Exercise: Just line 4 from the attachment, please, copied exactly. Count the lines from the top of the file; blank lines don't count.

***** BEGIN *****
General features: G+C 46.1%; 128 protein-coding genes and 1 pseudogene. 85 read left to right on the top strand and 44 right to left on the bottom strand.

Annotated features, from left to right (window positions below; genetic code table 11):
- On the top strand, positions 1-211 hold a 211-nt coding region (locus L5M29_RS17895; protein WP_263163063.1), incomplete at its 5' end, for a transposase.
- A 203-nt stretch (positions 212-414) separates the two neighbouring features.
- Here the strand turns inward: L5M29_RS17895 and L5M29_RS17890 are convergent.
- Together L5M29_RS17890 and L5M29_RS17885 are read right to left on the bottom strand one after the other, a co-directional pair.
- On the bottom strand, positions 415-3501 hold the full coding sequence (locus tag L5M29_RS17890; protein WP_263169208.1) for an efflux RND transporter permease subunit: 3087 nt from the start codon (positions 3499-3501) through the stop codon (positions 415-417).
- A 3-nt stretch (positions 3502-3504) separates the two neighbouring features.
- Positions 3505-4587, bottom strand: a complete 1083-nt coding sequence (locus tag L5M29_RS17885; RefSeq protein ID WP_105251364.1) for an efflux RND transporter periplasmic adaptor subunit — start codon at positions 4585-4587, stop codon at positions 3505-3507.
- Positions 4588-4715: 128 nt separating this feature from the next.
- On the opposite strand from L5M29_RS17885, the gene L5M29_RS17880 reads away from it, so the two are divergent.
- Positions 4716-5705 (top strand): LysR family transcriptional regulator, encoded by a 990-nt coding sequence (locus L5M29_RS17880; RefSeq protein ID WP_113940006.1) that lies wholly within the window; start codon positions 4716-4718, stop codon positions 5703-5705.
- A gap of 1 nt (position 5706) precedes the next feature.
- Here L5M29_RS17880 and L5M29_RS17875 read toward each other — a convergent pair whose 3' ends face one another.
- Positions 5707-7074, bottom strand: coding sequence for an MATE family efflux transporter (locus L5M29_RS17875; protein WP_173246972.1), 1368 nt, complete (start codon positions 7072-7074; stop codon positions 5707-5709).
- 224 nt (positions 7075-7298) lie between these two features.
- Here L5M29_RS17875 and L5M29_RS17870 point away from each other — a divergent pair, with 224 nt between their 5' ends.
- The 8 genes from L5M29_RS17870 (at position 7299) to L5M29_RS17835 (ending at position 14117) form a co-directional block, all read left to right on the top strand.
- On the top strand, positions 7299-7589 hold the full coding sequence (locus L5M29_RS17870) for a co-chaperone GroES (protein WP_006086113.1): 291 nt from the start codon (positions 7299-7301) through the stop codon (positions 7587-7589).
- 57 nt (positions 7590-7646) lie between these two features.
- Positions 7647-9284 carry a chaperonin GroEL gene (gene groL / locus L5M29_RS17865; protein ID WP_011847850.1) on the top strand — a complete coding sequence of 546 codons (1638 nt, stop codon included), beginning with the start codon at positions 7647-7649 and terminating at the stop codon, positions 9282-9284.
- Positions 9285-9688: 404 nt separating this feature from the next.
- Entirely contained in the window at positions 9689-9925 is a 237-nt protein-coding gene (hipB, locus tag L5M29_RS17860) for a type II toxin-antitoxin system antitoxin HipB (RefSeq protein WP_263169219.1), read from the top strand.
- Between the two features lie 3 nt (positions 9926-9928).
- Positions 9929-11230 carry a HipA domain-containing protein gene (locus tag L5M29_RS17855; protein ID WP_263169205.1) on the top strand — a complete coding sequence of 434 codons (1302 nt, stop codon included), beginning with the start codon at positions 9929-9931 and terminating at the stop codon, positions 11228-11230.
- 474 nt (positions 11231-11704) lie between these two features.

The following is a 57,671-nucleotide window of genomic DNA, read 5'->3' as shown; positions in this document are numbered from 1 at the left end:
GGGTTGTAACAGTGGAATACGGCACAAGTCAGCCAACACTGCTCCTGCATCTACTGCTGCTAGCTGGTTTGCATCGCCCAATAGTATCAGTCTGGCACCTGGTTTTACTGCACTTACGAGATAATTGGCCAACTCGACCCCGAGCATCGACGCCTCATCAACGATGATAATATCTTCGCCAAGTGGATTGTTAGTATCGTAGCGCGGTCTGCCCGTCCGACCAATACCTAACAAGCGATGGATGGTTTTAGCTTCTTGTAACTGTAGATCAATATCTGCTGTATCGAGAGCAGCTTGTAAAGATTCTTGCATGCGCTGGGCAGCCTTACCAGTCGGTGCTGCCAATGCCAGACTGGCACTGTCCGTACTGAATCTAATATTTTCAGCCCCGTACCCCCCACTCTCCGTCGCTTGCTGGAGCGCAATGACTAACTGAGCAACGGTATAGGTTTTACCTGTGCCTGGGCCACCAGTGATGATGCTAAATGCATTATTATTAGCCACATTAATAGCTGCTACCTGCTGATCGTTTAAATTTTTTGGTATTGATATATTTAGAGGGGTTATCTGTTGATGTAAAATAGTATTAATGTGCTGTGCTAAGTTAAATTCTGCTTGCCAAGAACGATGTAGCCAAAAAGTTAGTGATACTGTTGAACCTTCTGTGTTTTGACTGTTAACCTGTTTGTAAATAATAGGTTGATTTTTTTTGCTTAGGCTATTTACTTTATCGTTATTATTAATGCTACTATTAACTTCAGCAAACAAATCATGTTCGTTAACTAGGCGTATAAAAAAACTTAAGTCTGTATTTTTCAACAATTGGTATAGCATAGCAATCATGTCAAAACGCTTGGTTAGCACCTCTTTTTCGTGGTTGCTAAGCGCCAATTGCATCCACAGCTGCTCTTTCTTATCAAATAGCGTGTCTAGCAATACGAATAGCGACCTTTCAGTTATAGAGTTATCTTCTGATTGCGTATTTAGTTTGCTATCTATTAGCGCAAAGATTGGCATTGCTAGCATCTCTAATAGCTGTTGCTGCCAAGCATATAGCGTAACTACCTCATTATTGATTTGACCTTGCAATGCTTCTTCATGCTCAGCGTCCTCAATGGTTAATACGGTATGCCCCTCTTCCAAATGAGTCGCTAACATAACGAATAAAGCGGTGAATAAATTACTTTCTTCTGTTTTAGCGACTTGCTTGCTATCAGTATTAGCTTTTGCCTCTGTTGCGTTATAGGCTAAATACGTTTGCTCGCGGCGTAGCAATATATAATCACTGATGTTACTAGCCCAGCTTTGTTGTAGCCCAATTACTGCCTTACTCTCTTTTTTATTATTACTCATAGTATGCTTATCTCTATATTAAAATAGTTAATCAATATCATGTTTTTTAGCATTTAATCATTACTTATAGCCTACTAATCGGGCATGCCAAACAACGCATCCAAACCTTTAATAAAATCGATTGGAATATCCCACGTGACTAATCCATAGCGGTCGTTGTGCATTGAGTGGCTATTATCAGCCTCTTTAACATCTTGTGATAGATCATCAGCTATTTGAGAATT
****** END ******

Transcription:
- A 203-nt stretch (positions 212-414) separates the two neighbouring features.